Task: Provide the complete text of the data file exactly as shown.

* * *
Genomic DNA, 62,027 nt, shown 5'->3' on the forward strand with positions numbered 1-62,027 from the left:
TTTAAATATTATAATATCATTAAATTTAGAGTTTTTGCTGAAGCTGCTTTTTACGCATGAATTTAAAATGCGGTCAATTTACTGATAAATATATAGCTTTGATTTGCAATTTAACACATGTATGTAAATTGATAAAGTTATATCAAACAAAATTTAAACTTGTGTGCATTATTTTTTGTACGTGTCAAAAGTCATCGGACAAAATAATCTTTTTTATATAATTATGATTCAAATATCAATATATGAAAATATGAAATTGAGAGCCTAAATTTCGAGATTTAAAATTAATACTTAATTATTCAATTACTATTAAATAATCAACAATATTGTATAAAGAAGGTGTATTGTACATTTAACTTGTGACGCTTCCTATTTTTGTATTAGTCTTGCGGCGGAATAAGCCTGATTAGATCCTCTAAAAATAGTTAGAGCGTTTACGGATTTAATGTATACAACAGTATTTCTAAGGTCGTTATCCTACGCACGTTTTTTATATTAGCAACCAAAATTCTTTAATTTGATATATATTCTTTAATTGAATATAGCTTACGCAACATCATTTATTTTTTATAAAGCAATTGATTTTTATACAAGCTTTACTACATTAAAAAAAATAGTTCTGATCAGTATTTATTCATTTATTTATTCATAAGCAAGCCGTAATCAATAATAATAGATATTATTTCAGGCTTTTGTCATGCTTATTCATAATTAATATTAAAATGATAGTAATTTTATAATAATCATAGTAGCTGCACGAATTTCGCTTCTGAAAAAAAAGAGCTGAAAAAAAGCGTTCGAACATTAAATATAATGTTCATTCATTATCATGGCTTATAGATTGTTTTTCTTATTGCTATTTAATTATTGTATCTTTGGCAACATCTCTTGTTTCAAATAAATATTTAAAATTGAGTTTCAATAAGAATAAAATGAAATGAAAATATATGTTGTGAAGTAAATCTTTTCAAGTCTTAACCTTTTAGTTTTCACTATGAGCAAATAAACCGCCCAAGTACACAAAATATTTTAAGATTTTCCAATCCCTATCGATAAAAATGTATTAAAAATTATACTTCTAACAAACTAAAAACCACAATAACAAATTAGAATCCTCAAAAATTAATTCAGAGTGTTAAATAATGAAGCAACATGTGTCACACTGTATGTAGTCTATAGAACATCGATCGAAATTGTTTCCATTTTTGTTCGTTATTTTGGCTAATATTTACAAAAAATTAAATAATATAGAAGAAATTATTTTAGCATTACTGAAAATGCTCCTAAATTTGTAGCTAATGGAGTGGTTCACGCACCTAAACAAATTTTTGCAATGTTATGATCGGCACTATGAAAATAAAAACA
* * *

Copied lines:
Genomic DNA, 62,027 nt, shown 5'->3' on the forward strand with positions numbered 1-62,027 from the left:
TTTAAATATTATAATATCATTAAATTTAGAGTTTTTGCTGAAGCTGCTTTTTACGCATGAATTTAAAATGCGGTCAATTTACTGATAAATATATAGCTTTGATTTGCAATTTAACACATGTATGTAAATTGATAAAGTTATATCAAACAAAATTTAAACTTGTGTGCATTATTTTTTGTACGTGTCAAAAGTCATCGGACAAAATAATCTTTTTTATATAATTATGATTCAAATATCAATATATGAAAATATGAAATTGAGAGCCTAAATTTCGAGATTTAAAATTAATACTTAATTATTCAATTACTATTAAATAATCAACAATATTGTATAAAGAAGGTGTATTGTACATTTAACTTGTGACGCTTCCTATTTTTGTATTAGTCTTGCGGCGGAATAAGCCTGATTAGATCCTCTAAAAATAGTTAGAGCGTTTACGGATTTAATGTATACAACAGTATTTCTAAGGTCGTTATCCTACGCACGTTTTTTATATTAGCAACCAAAATTCTTTAATTTGATATATATTCTTTAATTGAATATAGCTTACGCAACATCATTTATTTTTTATAAAGCAATTGATTTTTATACAAGCTTTACTACATTAAAAAAAATAGTTCTGATCAGTATTTATTCATTTATTTATTCATAAGCAAGCCGTAATCAATAATAATAGATATTATTTCAGGCTTTTGTCATGCTTATTCATAATTAATATTAAAATGATAGTAATTTTATAATAATCATAGTAGCTGCACGAATTTCGCTTCTGAAAAAAAAGAGCTGAAAAAAAGCGTTCGAACATTAAATATAATGTTCATTCATTATCATGGCTTATAGATTGTTTTTCTTATTGCTATTTAATTATTGTATCTTTGGCAACATCTCTTGTTTCAAATAAATATTTAAAATTGAGTTTCAATAAGAATAAAATGAAATGAAAATATATGTTGTGAAGTAAATCTTTTCAAGTCTTAACCTTTTAGTTTTCACTATGAGCAAATAAACCGCCCAAGTACACAAAATATTTTAAGATTTTCCAATCCCTATCGATAAAAATGTATTAAAAATTATACTTCTAACAAACTAAAAACCACAATAACAAATTAGAATCCTCAAAAATTAATTCAGAGTGTTAAATAATGAAGCAACATGTGTCACACTGTATGTAGTCTATAGAACATCGATCGAAATTGTTTCCATTTTTGTTCGTTATTTTGGCTAATATTTACAAAAAATTAAATAATATAGAAGAAATTATTTTAGCATTACTGAAAATGCTCCTAAATTTGTAGCTAATGGAGTGGTTCACGCACCTAAACAAATTTTTGCAATGTTATGATCGGCACTATGAAAATAAAAACA